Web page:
This special issue of Pacific Historical Review, “Crossroads of Indo-Pacific Environmental Histories,” is guest edited by Gregory A. Barton and Brett M. Bennett. The special issue explores how environmental historians can use the concept of the Indo-Pacific to understand both the deep and contemporary histories of regions that are frequently viewed through Indian Ocean world or Pacific Ocean world perspectives. A preface and this introduction provide a theoretical overview, establishing some of the key temporal, spatial, and causal parameters of the Indo-Pacific. The following articles by Timothy P. Barnard, by Ruth Morgan, and by Gregory Barton and Brett Bennett highlight how local and foreign powers have sought to control the Indo-Pacific’s natural resources to shape new economies, ecologies, and polities within the region during the past two centuries. Broadly, the special issue encourages other historians to engage with the Indo-Pacific concept due to its theoretical depth as well as its relevance to contemporary geopolitical affairs.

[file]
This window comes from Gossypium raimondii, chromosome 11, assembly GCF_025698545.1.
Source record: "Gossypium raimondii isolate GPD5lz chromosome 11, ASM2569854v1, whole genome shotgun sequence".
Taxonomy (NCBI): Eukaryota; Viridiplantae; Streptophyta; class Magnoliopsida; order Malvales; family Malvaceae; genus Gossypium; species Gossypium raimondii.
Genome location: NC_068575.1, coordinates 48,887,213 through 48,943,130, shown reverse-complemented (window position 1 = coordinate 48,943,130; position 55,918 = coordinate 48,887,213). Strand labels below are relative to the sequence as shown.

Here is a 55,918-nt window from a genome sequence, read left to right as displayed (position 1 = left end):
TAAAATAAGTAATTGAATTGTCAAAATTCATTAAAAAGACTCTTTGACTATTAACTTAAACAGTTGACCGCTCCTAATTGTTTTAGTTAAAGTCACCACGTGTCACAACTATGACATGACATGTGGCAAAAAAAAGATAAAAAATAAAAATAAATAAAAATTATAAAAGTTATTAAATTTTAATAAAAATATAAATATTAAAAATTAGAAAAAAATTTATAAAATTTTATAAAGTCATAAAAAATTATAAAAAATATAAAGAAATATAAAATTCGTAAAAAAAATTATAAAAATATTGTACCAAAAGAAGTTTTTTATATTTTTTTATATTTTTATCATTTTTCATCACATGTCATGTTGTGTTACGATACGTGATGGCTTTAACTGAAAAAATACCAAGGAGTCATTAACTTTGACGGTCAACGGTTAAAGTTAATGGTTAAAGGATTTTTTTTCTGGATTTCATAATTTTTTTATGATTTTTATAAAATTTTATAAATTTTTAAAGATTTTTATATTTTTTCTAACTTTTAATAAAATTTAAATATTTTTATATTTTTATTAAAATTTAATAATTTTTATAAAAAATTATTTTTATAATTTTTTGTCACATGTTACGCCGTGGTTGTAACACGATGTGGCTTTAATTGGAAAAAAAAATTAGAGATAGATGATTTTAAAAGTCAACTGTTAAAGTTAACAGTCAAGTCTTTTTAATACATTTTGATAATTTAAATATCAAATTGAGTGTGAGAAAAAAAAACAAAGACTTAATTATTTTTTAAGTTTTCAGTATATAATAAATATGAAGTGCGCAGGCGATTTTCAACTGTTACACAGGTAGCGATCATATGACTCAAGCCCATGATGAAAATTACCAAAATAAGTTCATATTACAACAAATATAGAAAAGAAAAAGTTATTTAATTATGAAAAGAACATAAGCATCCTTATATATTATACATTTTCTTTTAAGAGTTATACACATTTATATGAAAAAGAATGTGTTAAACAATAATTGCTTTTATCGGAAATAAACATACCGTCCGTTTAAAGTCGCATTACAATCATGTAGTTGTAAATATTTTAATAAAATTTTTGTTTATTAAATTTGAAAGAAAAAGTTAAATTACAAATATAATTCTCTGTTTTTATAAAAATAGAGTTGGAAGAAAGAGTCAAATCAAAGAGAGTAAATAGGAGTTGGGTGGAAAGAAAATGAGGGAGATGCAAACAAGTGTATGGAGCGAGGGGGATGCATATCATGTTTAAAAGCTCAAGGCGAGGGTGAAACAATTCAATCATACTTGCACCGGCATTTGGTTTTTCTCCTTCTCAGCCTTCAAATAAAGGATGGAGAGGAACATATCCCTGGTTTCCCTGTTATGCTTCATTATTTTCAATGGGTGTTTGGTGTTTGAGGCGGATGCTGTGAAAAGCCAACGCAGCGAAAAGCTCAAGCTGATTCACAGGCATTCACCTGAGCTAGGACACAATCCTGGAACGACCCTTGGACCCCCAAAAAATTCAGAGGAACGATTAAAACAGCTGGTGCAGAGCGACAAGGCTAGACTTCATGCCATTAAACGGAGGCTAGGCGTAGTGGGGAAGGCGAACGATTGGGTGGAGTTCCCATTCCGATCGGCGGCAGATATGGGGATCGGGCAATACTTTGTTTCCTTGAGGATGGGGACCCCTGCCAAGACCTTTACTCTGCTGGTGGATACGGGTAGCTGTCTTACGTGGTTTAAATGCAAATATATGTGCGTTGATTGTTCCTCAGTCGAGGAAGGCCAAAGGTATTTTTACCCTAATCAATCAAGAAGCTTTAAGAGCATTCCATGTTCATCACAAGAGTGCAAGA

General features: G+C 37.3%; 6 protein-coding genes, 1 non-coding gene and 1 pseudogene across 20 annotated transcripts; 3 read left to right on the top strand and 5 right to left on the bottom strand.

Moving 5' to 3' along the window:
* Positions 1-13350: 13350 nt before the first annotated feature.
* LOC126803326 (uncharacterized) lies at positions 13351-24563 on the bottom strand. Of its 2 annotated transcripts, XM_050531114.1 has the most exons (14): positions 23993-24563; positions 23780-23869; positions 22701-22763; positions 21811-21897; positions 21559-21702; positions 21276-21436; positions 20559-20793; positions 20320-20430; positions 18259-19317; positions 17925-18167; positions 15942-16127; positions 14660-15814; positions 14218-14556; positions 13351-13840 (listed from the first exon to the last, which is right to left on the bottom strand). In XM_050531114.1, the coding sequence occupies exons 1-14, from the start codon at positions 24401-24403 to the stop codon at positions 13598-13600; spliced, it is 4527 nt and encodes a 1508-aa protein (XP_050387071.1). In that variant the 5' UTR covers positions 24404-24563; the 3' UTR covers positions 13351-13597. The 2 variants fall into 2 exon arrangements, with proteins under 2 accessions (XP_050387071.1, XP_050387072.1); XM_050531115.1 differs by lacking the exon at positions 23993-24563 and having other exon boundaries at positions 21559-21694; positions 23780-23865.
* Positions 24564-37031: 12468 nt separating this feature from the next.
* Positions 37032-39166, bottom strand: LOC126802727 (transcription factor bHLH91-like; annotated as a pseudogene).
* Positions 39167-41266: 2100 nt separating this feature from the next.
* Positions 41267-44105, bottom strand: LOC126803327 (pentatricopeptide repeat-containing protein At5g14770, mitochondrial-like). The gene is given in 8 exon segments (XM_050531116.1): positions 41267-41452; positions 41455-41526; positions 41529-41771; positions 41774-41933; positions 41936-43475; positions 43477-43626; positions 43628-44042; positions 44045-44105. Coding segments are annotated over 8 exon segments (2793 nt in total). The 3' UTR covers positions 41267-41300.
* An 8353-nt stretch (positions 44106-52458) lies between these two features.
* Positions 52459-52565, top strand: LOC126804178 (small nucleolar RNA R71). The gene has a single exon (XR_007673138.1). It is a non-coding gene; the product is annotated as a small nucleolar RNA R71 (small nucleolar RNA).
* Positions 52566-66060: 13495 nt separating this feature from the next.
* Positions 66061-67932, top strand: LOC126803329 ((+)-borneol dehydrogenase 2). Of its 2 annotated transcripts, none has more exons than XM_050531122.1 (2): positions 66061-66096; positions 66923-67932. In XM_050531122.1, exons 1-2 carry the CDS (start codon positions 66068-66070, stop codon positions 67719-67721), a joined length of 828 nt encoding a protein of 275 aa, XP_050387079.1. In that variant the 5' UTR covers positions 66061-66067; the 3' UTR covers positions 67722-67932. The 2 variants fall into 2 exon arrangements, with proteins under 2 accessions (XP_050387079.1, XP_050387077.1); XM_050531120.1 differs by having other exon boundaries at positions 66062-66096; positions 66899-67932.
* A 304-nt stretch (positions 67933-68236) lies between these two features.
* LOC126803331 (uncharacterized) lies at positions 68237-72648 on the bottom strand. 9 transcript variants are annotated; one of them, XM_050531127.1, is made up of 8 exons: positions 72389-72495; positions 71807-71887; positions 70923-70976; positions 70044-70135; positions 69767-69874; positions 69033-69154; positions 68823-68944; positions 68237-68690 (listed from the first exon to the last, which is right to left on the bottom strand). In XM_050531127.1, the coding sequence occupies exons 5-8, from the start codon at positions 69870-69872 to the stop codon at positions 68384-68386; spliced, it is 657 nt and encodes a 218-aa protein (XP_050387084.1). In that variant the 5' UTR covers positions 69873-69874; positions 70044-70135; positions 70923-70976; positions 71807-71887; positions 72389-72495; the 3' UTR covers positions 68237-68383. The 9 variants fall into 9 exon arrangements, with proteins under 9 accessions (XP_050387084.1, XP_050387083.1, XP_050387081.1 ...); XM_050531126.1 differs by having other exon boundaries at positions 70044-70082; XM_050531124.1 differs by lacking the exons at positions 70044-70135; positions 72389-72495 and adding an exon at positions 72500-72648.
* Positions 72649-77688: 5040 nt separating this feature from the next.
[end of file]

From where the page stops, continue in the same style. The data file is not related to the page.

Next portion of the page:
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Introduction| May 01 2021
Temporality, Space, and Networks in Indo-Pacific Environmental Histories
Brett M. Bennett;
Pacific Historical Review (2021) 90 (2): 140–156.
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Brett M. Bennett, Gregory A. Barton; Temporality, Space, and Networks in Indo-Pacific Environmental Histories. Pacific Historical Review 1 May 2021; 90 (2): 140–156. doi: https://doi.org/10.1525/phr.2021.90.2.140
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